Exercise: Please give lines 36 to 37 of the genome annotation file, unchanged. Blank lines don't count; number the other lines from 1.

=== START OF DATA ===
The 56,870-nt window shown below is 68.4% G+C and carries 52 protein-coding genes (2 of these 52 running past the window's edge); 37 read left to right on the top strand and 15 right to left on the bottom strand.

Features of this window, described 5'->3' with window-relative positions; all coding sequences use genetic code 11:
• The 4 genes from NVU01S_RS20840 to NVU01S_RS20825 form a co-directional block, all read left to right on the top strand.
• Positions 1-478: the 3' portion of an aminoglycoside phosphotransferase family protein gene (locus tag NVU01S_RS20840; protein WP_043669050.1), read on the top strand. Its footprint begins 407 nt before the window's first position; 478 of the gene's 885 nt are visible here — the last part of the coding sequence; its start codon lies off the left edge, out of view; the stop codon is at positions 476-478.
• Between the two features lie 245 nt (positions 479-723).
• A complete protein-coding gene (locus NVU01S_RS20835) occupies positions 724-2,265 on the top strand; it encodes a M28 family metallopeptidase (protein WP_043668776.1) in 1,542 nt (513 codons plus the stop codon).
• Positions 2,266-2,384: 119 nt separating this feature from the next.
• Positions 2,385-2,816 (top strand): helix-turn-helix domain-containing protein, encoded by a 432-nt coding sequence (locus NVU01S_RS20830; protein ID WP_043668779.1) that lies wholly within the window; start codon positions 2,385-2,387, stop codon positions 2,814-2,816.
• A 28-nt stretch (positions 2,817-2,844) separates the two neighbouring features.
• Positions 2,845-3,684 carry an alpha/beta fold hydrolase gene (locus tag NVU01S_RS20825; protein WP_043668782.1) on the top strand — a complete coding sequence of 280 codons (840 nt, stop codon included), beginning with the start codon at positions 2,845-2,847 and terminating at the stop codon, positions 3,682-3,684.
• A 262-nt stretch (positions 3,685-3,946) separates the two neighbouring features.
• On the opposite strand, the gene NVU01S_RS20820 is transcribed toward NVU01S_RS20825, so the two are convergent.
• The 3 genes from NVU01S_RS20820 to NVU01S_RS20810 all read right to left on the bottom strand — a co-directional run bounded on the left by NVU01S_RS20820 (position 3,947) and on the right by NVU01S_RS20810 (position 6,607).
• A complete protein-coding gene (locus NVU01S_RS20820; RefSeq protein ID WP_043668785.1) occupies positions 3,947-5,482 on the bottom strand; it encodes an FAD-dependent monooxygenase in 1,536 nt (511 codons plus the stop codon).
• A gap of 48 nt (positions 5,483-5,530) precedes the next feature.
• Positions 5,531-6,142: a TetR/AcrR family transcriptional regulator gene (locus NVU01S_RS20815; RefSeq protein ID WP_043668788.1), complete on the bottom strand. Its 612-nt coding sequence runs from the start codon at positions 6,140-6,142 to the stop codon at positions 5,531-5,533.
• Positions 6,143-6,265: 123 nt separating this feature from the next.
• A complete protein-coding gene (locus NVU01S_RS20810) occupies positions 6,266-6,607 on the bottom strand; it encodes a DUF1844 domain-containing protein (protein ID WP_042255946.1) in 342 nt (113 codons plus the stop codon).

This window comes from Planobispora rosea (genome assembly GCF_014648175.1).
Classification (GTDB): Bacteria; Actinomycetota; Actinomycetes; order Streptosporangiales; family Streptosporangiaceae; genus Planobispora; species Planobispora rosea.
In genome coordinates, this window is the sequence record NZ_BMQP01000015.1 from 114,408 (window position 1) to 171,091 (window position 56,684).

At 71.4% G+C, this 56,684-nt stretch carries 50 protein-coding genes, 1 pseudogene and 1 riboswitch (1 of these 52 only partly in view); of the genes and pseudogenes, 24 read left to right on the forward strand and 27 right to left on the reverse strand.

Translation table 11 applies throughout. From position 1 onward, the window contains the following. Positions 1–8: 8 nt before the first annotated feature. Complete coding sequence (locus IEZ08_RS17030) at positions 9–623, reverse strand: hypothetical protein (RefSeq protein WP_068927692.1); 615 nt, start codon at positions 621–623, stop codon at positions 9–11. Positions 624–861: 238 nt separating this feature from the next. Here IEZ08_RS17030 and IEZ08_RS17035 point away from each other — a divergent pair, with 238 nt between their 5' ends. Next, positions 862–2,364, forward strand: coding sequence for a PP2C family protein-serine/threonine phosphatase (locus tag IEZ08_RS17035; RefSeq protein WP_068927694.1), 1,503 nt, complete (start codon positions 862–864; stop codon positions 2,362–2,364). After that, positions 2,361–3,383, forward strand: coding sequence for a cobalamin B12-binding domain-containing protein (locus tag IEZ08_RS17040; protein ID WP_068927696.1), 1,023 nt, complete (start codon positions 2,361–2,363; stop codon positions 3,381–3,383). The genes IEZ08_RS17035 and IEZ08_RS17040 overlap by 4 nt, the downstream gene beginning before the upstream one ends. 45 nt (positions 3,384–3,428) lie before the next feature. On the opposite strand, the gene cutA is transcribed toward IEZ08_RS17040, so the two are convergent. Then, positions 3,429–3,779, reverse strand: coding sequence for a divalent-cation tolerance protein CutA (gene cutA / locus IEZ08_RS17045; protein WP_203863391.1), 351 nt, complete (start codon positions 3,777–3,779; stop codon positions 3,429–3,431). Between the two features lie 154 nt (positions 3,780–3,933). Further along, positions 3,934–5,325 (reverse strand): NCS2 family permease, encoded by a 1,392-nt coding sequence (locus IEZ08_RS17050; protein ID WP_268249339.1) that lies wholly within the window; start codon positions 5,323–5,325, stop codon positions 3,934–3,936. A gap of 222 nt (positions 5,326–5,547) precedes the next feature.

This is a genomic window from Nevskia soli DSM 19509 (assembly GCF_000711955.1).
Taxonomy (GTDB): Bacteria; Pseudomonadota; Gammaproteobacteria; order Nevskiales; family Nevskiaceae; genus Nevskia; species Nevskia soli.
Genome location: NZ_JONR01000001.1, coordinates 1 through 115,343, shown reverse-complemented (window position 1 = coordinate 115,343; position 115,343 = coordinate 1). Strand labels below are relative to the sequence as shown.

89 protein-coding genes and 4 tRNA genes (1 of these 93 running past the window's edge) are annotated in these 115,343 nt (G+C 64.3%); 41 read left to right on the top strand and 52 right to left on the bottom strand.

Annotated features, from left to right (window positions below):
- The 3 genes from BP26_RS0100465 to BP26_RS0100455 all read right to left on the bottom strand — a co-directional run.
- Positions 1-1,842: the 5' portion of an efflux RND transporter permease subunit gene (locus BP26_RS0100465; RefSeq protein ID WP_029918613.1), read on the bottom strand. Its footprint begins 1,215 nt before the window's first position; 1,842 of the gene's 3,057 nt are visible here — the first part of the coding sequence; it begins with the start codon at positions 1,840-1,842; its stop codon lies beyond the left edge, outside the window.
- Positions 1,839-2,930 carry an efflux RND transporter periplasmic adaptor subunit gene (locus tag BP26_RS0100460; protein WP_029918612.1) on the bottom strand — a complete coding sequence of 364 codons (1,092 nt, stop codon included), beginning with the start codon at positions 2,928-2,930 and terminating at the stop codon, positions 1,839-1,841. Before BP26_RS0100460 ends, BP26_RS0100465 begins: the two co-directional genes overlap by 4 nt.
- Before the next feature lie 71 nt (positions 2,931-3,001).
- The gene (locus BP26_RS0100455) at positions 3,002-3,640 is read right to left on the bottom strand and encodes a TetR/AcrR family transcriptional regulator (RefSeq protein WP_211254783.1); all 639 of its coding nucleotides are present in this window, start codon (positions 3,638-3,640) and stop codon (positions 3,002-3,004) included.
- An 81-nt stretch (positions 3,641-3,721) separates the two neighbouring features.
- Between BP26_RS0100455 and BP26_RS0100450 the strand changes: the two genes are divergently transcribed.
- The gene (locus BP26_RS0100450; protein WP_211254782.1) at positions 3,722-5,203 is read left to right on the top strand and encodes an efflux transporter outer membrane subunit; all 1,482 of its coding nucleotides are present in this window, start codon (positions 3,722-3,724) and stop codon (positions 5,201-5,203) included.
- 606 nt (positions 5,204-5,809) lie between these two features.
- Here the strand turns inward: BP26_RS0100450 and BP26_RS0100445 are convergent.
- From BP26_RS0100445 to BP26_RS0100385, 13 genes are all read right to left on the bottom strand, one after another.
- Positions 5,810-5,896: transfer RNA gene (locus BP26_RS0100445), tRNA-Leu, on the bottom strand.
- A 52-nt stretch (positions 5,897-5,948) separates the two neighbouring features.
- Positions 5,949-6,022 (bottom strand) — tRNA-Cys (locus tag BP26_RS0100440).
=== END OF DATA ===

- The gene (locus BP26_RS0100450; protein WP_211254782.1) at positions 3,722-5,203 is read left to right on the top strand and encodes an efflux transporter outer membrane subunit; all 1,482 of its coding nucleotides are present in this window, start codon (positions 3,722-3,724) and stop codon (positions 5,201-5,203) included.
- 606 nt (positions 5,204-5,809) lie between these two features.